The first public building in Fredericton, the Governor’s House was not a public building at all. Governor Carleton at first lived and met his council in the British American Coffee House when he visited Fredericton. Council met there to receive applications and petitions. It has long been alleged that the first meeting of the House of Assembly held in Fredericton, took place in this building.
Carlton occupied this new residence which was known locally as the Governor’s Mansion House, in the spring of 1787. This too, could not strictly be called a public building, because Carleton had employed Van der Beck and Ackerman to build it and he paid for it out of his own pocket. It sat on the Benjamin Atherton land which Carleton had bought in 1785.
In 1816, the New Brunswick Government bought the house and the fifty acres between Woodstock Road and the river from Carleton for 3500 pounds and paid another 250 pounds to the College of NB to free the property from the lease. The government intended to use the property as the official residence of future Lieutenant-Governors. Carleton had long since returned to England, leaving General Martin Hunter to act for him under the title “President of the Province”.
The Hunters occupied the mansion house until Major General George Stracey Smyth became the second Lieutenant Governor in 1917. Smyth had no family his wife having died at Halifax in July.
On March 7, 1826, an act of the legislature authorized construction of a new government house designed by John E. Woolford, the Barrack Master of the Garrison. Sir Howard Douglas laid the cornerstone on Saturday, July 1, 1826. Construction lasted from 1826 to 1828, and until the 1890’s, it played a central role in the social and political life of the province, hosting state dinners, balls and parties, as well as 14 Lieutenant–Governors.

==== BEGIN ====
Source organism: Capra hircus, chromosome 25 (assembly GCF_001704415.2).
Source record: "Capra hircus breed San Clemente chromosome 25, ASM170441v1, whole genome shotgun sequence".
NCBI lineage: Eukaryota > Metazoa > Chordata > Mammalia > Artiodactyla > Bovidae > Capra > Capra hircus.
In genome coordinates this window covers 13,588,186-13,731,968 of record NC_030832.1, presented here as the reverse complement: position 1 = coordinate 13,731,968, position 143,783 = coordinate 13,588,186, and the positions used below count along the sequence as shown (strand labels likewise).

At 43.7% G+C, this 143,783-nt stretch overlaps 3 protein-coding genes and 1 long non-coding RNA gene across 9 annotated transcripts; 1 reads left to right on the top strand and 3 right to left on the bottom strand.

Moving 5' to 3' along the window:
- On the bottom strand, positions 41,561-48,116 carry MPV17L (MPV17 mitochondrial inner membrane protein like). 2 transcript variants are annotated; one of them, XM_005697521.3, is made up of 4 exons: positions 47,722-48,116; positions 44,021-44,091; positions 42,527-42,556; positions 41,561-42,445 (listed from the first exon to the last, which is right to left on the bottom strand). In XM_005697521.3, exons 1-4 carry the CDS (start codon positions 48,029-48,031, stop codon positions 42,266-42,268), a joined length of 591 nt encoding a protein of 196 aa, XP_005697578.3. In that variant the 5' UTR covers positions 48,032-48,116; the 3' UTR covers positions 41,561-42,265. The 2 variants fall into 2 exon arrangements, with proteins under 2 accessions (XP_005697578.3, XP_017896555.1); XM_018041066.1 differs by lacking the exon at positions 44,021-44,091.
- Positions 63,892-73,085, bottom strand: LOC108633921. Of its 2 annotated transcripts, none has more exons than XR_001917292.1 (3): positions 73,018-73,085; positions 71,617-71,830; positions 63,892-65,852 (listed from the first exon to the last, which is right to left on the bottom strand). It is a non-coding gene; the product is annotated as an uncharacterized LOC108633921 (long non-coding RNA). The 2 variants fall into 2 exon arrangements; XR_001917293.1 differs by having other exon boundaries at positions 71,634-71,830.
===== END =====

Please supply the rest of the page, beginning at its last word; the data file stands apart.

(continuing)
After 1890, when Lieutenant–Governor Sir Leonard Tilley refused to continue living here due to the lack of a maintenance budget, the decision was made to close Government House. Subsequently, the building would periodically stand vacant, host a Deaf and Dumb Institute, act as a military hospital for veterans, and accommodate the RCMP “J” Division headquarters from 1932 until 1990. All three levels of Government supported a restoration of the structure in the late 1990’s, and since 1999 it has once again become the home of the Lieutenant–Governor.
Click on a thumbnail to see more photos of the interior.
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